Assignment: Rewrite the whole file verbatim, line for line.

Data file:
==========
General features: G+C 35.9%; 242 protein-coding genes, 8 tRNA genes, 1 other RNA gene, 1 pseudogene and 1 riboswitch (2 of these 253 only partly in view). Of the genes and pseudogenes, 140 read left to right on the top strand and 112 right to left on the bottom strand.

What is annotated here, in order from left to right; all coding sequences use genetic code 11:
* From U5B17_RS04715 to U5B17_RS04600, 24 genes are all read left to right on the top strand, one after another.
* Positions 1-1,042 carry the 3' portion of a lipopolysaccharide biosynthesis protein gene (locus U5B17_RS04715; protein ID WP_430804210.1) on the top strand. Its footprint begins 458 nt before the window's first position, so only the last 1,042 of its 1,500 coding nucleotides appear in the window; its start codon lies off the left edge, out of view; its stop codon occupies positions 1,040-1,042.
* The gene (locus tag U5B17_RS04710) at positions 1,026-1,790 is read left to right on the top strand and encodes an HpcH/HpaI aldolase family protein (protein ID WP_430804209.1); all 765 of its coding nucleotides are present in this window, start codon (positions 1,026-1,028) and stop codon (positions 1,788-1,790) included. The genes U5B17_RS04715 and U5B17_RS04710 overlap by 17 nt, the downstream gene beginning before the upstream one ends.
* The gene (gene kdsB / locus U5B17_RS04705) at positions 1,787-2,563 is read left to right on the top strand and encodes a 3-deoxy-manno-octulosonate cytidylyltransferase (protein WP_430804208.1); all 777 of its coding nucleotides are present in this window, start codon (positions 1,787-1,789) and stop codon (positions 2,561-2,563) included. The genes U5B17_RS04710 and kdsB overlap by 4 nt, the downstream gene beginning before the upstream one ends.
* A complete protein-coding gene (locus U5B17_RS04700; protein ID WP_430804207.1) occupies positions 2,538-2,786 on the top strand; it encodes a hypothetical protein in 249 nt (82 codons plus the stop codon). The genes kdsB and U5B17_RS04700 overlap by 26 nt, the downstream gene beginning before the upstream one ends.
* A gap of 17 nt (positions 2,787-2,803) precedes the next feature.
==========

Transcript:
General features: G+C 35.9%; 242 protein-coding genes, 8 tRNA genes, 1 other RNA gene, 1 pseudogene and 1 riboswitch (2 of these 253 only partly in view). Of the genes and pseudogenes, 140 read left to right on the top strand and 112 right to left on the bottom strand.

What is annotated here, in order from left to right; all coding sequences use genetic code 11:
* From U5B17_RS04715 to U5B17_RS04600, 24 genes are all read left to right on the top strand, one after another.
* Positions 1-1,042 carry the 3' portion of a lipopolysaccharide biosynthesis protein gene (locus U5B17_RS04715; protein ID WP_430804210.1) on the top strand. Its footprint begins 458 nt before the window's first position, so only the last 1,042 of its 1,500 coding nucleotides appear in the window; its start codon lies off the left edge, out of view; its stop codon occupies positions 1,040-1,042.
* The gene (locus tag U5B17_RS04710) at positions 1,026-1,790 is read left to right on the top strand and encodes an HpcH/HpaI aldolase family protein (protein ID WP_430804209.1); all 765 of its coding nucleotides are present in this window, start codon (positions 1,026-1,028) and stop codon (positions 1,788-1,790) included. The genes U5B17_RS04715 and U5B17_RS04710 overlap by 17 nt, the downstream gene beginning before the upstream one ends.
* The gene (gene kdsB / locus U5B17_RS04705) at positions 1,787-2,563 is read left to right on the top strand and encodes a 3-deoxy-manno-octulosonate cytidylyltransferase (protein WP_430804208.1); all 777 of its coding nucleotides are present in this window, start codon (positions 1,787-1,789) and stop codon (positions 2,561-2,563) included. The genes U5B17_RS04710 and kdsB overlap by 4 nt, the downstream gene beginning before the upstream one ends.
* A complete protein-coding gene (locus U5B17_RS04700; protein ID WP_430804207.1) occupies positions 2,538-2,786 on the top strand; it encodes a hypothetical protein in 249 nt (82 codons plus the stop codon). The genes kdsB and U5B17_RS04700 overlap by 26 nt, the downstream gene beginning before the upstream one ends.
* A gap of 17 nt (positions 2,787-2,803) precedes the next feature.